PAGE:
By John. Ceiling Fan. Published at Friday, August 17th, 2018 - 18:33:00 PM.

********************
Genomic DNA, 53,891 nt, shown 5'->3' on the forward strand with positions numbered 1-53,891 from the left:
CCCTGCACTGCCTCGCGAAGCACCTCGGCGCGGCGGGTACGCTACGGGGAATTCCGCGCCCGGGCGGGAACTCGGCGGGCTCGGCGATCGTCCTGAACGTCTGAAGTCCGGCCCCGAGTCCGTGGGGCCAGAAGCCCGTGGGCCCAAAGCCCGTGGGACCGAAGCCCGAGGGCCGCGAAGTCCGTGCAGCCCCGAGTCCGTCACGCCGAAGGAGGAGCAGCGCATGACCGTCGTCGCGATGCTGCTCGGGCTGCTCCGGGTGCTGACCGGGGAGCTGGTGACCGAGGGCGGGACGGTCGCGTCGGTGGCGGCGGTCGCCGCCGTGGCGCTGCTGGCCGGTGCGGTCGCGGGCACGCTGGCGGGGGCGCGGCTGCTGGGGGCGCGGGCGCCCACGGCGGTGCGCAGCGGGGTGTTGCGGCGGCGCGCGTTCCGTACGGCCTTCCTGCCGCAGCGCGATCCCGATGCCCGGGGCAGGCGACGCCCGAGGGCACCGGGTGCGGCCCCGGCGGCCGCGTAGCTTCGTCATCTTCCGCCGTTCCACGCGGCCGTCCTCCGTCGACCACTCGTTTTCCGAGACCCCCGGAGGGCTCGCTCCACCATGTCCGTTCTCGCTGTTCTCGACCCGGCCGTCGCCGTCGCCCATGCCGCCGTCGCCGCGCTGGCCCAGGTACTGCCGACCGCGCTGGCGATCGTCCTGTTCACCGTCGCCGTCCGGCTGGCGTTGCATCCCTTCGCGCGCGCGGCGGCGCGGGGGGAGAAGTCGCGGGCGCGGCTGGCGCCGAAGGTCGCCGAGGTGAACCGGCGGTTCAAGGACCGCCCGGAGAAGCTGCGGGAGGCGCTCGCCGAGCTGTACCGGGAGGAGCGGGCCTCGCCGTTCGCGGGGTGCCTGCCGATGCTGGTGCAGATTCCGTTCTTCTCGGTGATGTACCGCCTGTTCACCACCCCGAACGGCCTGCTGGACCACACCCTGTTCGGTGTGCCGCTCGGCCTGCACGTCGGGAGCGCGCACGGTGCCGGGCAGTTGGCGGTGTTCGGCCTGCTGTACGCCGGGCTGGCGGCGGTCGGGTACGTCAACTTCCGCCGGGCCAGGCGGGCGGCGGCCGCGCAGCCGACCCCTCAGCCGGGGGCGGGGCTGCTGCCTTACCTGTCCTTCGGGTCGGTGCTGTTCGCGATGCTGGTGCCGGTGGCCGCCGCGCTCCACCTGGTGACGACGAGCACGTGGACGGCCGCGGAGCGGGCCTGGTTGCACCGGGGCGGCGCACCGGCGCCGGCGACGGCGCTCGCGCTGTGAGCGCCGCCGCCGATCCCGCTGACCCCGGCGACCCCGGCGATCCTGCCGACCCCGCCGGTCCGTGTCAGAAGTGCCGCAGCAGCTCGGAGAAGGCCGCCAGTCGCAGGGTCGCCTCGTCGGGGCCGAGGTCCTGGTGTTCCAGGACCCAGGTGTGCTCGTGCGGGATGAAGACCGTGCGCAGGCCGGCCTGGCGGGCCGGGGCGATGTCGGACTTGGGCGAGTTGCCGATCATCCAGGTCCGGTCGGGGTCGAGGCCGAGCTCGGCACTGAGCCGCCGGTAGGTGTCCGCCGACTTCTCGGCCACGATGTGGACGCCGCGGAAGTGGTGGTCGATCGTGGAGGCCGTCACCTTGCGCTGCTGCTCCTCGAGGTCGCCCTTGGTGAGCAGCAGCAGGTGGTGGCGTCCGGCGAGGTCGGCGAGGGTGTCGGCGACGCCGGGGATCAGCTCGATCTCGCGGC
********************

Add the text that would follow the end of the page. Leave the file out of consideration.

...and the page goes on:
Ceiling Fans - A Green Way to Heat and Cool Ceiling fans can help alleviate both the heat and the climbing energy bill. By circulating the air ceiling fans move warm air toward the ceiling and into attic vents while creating a "wind-chill" effect, which adds to the cooling sensation. Air conditioners are not known to be very energy efficient. Even the most advanced units use more power than other appliances in most homes. Annually air conditioners use almost 20% of the kilowatt-hours produced in the United States. In other words, air conditioners alone in the United States are responsible for the consumption of 207,0692,000 tons of coal, 23,074,000 barrels of oil, and over 137,924,800,000 cubic feet of natural gas (based on 2006 national statistics). That staggering figure translates directly to an increased energy bill and money out of your pocket. Most ceiling fans use the same amount of power as a 75-100 watt light bulb. For such a small power usage a fan can make a home or office feel 8-10F degrees cooler. According to Florida Power and Light, ceiling fans throughout a home can reduce energy bills by up to 40%. While serving an energy saving function, fans can also accentuate the style and decor in your home or office. Ceiling fan innovation and style have come a long way. What to look for when buying a Ceiling Fan: At first glance it may be hard to see why one fan costs $50 and another costs $600. Part if it may have to do with style and appearance, but beyond that the quality of the higher priced fans are generally superior. Quality fans pay attention to blade angle, use higher quality internal components and are better engineered. Cheaper fans will probably function reasonably well at first, but they can quickly begin to generate noise, and wobble. Wobbling in a fan further speeds up the wear and tear on a fan. Higher quality fans also move more air than a low quality fan of the same size. Ideal blade angle for a traditional ceiling fan is 12-16 degrees. Most cheap fans have a blade angle of 10 degrees or less. On the same size fan this small difference can make a difference of the cheaper fan moving 40% less air. In other words, a cheap fan with 10 degree blades designed to cool a room effectively cools a room roughly half as large. Fan Sizes and Location: Traditional fans should be hung in the center of a room. Fan blades should be 7-8 feet from the floor for optimum air circulation. Low profile fans, for lower ceilings, and lengthening stems, for higher ceilings are generally available with fans to ensure they are mounted at their ideal height. Below a chart shows the approximate size fans should be based on room size Room Size-------------------------Fan Size 64 square-feet or smaller---------32-inch or smaller 100 square-feet or smaller--------34-inch or 36-inch 144 square-feet or smaller--------38-inch to 42-inch 225 square-feet-------------------44-inch to 46-inch 400 square-feet-------------------48-inch to 54-inch 485 square-feet-------------------56-inch 600 square-feet-------------------58-inch to 60-inch Nontraditional Fans: Directional fans, as the name implies, are stationary fans designed to cool a specific location or area. Some directional fans swivel to cool a greater area. Generally directional fans have stronger motors and sharper blade angles to move air more aggressively, but otherwise follow the same general quality guidelines as the traditional fans. Directional fans can be great to further cool a room that already has a traditional fan or on its own. Rotational Fans are a hybrid of Traditional and Directional fans. The fan is ceiling mounted like a traditional fan, but in place of fan blades a horizontal stem is attached to directional fans on either end. These directional fans rotate around the ceiling mount and are adjustable to different angles as desired. It has been claimed that rotational fans move the air most effectively, however the movement of air is the objective and which fan is the right fan is a matter of personal choice. Lastly, an often-overlooked benefit to ceiling fans is they also help with heating. Most fans have a switch that will change the direction of the blade rotation from pulling air from below toward the ceiling (usually clockwise rotation) to moving the warm air from the ceiling toward the rest of the room (usually counterclockwise direction). Generally the fan will be set to a slower setting to accomplish this without any "wind chill" effect, but it is a proven and undeniable benefit. This article was provided courtesy of 1STOPlighting, which is an online shop for all your lighting and ceiling fan needs.